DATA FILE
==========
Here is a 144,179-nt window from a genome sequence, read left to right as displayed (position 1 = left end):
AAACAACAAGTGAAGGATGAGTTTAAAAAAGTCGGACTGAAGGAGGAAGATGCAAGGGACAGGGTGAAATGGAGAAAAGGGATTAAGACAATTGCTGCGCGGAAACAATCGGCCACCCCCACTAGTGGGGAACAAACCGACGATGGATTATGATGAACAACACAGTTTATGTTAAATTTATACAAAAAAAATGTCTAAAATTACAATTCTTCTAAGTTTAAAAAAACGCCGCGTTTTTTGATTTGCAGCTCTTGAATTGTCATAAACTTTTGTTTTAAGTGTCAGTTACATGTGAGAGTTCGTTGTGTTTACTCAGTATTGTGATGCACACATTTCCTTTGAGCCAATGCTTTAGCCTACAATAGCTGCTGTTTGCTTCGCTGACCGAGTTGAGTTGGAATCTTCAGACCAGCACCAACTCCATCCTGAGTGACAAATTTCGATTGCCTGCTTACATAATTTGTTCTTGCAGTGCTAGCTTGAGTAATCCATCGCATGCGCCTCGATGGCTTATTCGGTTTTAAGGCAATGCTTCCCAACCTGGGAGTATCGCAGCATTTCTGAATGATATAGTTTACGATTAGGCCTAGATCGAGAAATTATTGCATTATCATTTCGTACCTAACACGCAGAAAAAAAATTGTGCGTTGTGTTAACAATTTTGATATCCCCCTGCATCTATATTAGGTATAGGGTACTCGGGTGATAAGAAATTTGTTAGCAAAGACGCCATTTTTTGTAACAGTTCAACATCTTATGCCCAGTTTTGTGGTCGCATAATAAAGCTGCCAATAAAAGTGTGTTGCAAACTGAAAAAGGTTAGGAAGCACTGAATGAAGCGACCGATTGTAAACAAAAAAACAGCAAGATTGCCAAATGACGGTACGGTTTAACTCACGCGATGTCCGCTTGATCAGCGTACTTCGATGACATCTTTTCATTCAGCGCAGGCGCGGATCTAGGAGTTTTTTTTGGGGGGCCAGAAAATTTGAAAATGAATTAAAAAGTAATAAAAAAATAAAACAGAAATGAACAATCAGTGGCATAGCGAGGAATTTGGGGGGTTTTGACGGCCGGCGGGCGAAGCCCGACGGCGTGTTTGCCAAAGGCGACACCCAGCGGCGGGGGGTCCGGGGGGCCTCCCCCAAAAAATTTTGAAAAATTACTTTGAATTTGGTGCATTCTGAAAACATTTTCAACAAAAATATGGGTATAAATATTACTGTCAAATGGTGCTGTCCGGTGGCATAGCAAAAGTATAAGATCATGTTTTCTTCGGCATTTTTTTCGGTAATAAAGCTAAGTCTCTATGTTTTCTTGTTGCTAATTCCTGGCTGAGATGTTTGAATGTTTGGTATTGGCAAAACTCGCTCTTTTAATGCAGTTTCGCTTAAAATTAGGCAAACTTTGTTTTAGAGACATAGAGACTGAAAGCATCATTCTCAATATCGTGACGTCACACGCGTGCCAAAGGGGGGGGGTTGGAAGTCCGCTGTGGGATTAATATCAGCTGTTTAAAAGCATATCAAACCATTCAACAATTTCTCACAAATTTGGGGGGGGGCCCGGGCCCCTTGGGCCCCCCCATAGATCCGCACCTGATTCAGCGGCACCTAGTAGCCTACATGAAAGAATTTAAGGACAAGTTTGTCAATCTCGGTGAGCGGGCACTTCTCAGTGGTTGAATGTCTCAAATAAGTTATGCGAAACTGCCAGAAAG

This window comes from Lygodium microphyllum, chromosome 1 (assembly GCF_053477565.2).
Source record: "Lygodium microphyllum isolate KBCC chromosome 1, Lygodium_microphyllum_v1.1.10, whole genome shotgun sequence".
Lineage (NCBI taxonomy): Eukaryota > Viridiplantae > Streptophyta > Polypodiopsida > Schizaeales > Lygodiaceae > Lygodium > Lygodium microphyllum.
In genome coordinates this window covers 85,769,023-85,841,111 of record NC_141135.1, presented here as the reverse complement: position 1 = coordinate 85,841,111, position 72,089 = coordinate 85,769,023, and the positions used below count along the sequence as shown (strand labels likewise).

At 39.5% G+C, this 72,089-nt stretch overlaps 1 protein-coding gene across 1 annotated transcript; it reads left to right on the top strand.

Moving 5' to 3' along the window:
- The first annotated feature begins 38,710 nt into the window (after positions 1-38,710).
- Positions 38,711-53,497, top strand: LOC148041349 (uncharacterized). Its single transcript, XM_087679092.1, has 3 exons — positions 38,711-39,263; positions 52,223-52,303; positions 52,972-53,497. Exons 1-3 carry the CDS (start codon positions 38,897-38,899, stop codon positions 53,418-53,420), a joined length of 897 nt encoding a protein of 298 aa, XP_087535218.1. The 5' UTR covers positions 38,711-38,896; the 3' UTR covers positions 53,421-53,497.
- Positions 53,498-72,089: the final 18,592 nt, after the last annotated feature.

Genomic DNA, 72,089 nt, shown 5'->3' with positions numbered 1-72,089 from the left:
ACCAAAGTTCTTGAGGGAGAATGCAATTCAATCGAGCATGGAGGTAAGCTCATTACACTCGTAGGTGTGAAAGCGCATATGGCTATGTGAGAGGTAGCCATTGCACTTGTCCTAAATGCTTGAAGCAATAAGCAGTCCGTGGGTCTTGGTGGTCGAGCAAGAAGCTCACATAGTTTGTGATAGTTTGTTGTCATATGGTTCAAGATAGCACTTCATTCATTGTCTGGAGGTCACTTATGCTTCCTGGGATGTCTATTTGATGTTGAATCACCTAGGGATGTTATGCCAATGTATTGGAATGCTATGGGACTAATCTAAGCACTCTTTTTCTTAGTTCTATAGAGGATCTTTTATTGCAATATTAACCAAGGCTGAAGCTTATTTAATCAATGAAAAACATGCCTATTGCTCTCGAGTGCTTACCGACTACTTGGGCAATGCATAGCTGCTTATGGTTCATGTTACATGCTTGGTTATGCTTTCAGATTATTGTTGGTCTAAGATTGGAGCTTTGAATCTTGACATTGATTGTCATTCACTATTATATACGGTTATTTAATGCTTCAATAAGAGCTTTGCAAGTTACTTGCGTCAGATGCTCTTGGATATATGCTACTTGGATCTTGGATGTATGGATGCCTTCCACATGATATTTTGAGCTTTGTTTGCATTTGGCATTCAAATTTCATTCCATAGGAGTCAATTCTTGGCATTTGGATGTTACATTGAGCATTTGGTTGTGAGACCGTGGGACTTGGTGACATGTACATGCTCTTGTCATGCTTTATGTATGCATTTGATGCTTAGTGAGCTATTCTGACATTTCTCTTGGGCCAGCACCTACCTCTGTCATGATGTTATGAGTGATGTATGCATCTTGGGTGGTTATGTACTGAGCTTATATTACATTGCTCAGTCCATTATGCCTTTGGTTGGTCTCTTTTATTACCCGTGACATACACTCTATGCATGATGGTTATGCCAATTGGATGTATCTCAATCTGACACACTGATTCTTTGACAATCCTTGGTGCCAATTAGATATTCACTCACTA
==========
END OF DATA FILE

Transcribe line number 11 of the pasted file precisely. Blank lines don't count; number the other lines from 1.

- Positions 53,498-72,089: the final 18,592 nt, after the last annotated feature.